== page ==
Our history

Beginning in the 1990s, issues of access to and the development of service systems that are welcoming to individuals with complex mental health and addiction needs emerged as a priority across the province of Ontario. Programs and agencies now incorporated into the Central West LHIN began to address these issues through a variety of initiatives that have continued to the present day.

In 2007/08, William Osler Health Centre (WOHC) received Health Accord funding from the Ministry of Health and Long-Term Care to develop services targeted to meet the needs of people with concurrent disorders (i.e., co-occurring mental health and substance use needs). During the same period, Local Health Integration Networks were established across the province with a mandate to facilitate improved access to and integration of services across Ontario's healthcare system. In particular, there emerged a stated goal to use performance improvement technology to create a health services delivery system that uses existing resources more efficiently while also being more welcoming, accessible, and integrated for everyone, but particularly for those with complex needs.

Individuals and families with multiple complex needs, including those of concurrent disorder, are recognized as experiencing poorer outcomes and incurring higher costs in many clinical domains than the rest of the population and are typically over-represented in the criminal justice, primary health care, homelessness and child protective service systems. In fact, individuals with both mental health and substance use needs are sufficiently prevalent in all mental health, addiction, trauma-focused and broader health and social services settings that they can considered an expectation, rather than an exception, in the populations served by these programs and organizations.

Given this, an opportunity was identified to plan for and establish the newly funded concurrent disorders-related service differently than had been done in the past. Rather than plan for and establish a concurrent disorders-focused service solely within WOHC, it was decided by WOHC leadership, with the support of the Central West LHIN, to use the allocated resources to establish a capacity-building initiative in which all interested Central West LHIN service providers could participate. The initiative would focus on improving the entire Central West health services delivery system's capacity to meet the needs of people with concurrent disorders in ways designed by and decided upon by the participating organizations. Representatives from mental health, addiction, health and social services agencies came together in May 2008 and agreed to form the Central West Concurrent Disorders Network as the first step in this capacity-building initiative.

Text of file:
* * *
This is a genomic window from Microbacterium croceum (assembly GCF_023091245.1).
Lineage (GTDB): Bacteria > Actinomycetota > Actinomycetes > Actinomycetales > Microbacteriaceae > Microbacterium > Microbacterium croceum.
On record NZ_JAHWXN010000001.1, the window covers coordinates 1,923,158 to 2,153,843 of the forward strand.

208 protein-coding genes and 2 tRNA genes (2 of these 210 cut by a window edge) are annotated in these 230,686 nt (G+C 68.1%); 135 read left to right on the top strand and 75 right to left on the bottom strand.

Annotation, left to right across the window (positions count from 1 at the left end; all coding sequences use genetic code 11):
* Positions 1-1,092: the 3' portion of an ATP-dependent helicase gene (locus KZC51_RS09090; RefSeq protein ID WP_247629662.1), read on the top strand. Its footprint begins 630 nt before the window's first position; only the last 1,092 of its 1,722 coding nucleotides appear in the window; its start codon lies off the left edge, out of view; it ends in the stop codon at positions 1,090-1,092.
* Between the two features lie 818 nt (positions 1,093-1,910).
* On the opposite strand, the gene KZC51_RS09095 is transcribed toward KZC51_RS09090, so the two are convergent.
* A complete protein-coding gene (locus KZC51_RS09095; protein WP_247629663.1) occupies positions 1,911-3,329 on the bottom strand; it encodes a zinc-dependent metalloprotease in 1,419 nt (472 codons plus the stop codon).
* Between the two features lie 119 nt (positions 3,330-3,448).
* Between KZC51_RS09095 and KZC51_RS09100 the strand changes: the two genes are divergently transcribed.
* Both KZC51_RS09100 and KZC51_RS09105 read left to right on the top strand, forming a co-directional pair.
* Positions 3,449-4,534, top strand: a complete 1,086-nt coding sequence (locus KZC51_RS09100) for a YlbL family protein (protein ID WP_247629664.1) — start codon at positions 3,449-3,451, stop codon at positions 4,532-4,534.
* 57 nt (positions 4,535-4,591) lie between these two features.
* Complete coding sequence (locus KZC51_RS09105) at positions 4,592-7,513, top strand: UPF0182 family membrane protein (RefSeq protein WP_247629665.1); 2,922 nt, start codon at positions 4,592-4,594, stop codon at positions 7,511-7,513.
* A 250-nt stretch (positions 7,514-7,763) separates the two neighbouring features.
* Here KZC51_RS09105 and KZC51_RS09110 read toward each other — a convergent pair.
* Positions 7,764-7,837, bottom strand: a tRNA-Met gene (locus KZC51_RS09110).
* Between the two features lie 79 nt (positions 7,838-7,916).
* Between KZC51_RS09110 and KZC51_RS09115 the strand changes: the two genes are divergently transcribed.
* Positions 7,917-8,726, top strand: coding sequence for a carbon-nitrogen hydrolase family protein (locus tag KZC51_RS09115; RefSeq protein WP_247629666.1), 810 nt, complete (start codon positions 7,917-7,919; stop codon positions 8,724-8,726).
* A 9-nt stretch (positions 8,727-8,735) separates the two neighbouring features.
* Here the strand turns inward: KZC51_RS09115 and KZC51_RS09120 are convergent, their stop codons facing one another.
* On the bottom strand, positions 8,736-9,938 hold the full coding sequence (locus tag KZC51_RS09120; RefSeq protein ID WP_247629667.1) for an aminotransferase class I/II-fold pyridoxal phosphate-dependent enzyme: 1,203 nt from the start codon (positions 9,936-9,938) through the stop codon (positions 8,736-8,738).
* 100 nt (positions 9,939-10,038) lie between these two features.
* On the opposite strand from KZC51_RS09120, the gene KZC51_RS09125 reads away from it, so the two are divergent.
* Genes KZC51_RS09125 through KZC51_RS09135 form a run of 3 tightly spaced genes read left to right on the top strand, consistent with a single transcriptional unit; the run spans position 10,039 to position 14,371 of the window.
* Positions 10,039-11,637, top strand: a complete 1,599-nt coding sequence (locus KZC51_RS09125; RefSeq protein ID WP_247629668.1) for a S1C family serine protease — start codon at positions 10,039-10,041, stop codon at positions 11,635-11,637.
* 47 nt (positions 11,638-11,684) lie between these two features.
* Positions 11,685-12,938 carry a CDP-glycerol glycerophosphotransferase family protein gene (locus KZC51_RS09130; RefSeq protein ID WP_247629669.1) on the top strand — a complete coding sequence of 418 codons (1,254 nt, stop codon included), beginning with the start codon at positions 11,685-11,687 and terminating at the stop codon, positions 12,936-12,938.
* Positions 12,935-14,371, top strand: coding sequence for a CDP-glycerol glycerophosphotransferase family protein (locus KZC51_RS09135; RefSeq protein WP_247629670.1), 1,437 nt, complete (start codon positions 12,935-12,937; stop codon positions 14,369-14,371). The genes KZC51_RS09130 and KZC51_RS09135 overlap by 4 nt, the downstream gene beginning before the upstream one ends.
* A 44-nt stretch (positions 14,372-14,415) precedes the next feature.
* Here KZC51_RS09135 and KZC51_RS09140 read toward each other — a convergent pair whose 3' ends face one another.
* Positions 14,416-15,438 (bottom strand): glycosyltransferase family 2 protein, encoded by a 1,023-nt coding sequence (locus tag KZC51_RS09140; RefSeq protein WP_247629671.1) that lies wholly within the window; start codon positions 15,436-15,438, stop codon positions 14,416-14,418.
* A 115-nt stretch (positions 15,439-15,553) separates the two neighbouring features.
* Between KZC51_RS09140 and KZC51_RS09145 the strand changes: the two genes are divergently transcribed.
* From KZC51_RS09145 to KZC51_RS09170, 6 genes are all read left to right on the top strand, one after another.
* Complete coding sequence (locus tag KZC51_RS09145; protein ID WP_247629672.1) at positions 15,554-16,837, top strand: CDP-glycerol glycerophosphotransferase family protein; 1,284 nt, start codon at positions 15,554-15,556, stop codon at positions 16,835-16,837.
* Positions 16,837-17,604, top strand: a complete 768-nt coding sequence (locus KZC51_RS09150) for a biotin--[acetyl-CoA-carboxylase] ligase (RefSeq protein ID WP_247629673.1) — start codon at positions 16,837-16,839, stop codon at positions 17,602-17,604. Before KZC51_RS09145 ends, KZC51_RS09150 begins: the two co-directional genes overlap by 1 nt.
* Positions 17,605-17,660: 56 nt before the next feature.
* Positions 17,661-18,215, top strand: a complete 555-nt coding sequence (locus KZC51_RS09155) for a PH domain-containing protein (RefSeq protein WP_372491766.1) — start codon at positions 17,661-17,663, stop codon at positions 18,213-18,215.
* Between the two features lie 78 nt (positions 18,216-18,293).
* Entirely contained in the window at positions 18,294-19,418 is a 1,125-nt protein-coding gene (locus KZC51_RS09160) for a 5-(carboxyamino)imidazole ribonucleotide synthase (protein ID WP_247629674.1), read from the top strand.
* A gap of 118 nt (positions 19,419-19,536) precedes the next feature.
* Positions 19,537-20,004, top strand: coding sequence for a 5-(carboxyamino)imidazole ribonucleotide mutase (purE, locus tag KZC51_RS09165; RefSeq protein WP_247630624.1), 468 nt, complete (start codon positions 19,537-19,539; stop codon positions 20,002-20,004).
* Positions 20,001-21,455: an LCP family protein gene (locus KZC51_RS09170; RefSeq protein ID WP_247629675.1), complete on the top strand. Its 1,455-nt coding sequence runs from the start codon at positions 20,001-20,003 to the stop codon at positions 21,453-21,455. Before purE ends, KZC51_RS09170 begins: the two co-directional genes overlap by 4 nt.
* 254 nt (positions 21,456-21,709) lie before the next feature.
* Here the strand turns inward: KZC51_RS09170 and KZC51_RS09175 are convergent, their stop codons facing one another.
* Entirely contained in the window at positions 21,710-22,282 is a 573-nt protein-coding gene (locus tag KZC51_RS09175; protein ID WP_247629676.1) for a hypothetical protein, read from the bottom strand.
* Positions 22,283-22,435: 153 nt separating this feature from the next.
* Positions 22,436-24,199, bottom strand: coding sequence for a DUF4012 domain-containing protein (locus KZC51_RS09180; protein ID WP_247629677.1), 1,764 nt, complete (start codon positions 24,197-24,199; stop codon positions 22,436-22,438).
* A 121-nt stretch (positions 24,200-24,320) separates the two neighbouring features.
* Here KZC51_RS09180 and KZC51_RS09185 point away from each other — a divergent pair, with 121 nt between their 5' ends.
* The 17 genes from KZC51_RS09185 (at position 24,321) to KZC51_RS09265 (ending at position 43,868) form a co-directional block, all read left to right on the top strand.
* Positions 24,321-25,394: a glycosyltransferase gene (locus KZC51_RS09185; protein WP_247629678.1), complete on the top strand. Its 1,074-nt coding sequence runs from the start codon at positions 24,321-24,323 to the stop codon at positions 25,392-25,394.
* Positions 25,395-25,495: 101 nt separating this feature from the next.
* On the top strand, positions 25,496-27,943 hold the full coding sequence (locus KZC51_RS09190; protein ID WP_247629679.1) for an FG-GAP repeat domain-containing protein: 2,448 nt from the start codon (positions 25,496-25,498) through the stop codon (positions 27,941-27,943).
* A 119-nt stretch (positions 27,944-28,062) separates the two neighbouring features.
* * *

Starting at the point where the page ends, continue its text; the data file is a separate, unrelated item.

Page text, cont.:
Network members agreed that the first step in their work together needed to be an assessment of the current level of capacity and capability within the system to meet the needs of people with both mental health and substance use problems. It was felt that by getting a clear understanding of the current system's capacity and capability, Network members would then be well positioned to determine what specific initiatives were needed to increase the system's capacity over time. Through the rest of 2008, Network members developed and implemented a process to assess individual program and/or overall organization concurrent disorders capacity and capability. To do so, the Network selected and used a self-assessment tool and process called the COMPASS, developed by Drs. Minkoff and Cline.

After reviewing the results of the COMPASS self-assessment process, Network members identified a range of initiatives on which to work together build capacity in the Central West LHIN to better respond to the multiple needs of people living with co-occurring mental health and substance use needs or problems. These initiatives are described in the section "What we are working on."